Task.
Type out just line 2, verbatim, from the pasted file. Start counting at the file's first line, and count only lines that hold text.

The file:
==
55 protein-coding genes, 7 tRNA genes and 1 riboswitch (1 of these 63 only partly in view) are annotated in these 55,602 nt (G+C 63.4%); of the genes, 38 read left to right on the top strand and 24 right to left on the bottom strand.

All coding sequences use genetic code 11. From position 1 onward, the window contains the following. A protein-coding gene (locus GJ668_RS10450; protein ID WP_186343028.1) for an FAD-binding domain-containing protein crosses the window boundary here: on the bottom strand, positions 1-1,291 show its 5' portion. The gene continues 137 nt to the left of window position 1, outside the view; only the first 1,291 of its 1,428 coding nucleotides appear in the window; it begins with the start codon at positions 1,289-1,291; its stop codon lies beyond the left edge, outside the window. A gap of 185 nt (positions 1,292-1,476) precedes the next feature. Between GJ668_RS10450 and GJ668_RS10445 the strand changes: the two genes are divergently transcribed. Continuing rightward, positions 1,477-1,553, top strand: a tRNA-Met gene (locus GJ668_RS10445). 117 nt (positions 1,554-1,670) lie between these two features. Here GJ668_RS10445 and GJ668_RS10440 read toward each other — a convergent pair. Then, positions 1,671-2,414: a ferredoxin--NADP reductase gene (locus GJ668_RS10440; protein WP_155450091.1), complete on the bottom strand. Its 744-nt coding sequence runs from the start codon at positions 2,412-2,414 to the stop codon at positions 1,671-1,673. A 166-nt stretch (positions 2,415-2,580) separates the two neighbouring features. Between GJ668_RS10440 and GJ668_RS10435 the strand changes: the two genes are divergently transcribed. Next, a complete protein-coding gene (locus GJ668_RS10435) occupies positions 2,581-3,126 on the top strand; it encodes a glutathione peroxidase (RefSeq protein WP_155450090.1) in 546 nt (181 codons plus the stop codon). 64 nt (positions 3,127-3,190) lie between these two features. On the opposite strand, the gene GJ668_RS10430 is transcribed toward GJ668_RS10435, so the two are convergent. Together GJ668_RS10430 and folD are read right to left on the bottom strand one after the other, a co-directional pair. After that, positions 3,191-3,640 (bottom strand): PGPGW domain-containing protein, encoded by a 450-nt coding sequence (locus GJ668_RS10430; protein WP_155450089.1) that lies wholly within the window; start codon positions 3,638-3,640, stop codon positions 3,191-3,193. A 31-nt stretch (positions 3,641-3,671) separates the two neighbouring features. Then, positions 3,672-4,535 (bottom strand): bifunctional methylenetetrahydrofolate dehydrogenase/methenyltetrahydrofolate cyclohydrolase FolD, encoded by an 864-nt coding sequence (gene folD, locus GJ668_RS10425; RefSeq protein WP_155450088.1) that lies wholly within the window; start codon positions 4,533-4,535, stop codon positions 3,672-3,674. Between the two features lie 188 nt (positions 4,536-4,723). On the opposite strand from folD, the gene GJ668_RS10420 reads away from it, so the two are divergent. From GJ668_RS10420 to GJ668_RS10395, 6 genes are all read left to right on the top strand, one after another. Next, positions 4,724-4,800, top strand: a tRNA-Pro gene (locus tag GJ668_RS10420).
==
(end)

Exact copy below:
All coding sequences use genetic code 11. From position 1 onward, the window contains the following. A protein-coding gene (locus GJ668_RS10450; protein ID WP_186343028.1) for an FAD-binding domain-containing protein crosses the window boundary here: on the bottom strand, positions 1-1,291 show its 5' portion. The gene continues 137 nt to the left of window position 1, outside the view; only the first 1,291 of its 1,428 coding nucleotides appear in the window; it begins with the start codon at positions 1,289-1,291; its stop codon lies beyond the left edge, outside the window. A gap of 185 nt (positions 1,292-1,476) precedes the next feature. Between GJ668_RS10450 and GJ668_RS10445 the strand changes: the two genes are divergently transcribed. Continuing rightward, positions 1,477-1,553, top strand: a tRNA-Met gene (locus GJ668_RS10445). 117 nt (positions 1,554-1,670) lie between these two features. Here GJ668_RS10445 and GJ668_RS10440 read toward each other — a convergent pair. Then, positions 1,671-2,414: a ferredoxin--NADP reductase gene (locus GJ668_RS10440; protein WP_155450091.1), complete on the bottom strand. Its 744-nt coding sequence runs from the start codon at positions 2,412-2,414 to the stop codon at positions 1,671-1,673. A 166-nt stretch (positions 2,415-2,580) separates the two neighbouring features. Between GJ668_RS10440 and GJ668_RS10435 the strand changes: the two genes are divergently transcribed. Next, a complete protein-coding gene (locus GJ668_RS10435) occupies positions 2,581-3,126 on the top strand; it encodes a glutathione peroxidase (RefSeq protein WP_155450090.1) in 546 nt (181 codons plus the stop codon). 64 nt (positions 3,127-3,190) lie between these two features. On the opposite strand, the gene GJ668_RS10430 is transcribed toward GJ668_RS10435, so the two are convergent. Together GJ668_RS10430 and folD are read right to left on the bottom strand one after the other, a co-directional pair. After that, positions 3,191-3,640 (bottom strand): PGPGW domain-containing protein, encoded by a 450-nt coding sequence (locus GJ668_RS10430; protein WP_155450089.1) that lies wholly within the window; start codon positions 3,638-3,640, stop codon positions 3,191-3,193. A 31-nt stretch (positions 3,641-3,671) separates the two neighbouring features. Then, positions 3,672-4,535 (bottom strand): bifunctional methylenetetrahydrofolate dehydrogenase/methenyltetrahydrofolate cyclohydrolase FolD, encoded by an 864-nt coding sequence (gene folD, locus GJ668_RS10425; RefSeq protein WP_155450088.1) that lies wholly within the window; start codon positions 4,533-4,535, stop codon positions 3,672-3,674. Between the two features lie 188 nt (positions 4,536-4,723). On the opposite strand from folD, the gene GJ668_RS10420 reads away from it, so the two are divergent. From GJ668_RS10420 to GJ668_RS10395, 6 genes are all read left to right on the top strand, one after another. Next, positions 4,724-4,800, top strand: a tRNA-Pro gene (locus tag GJ668_RS10420).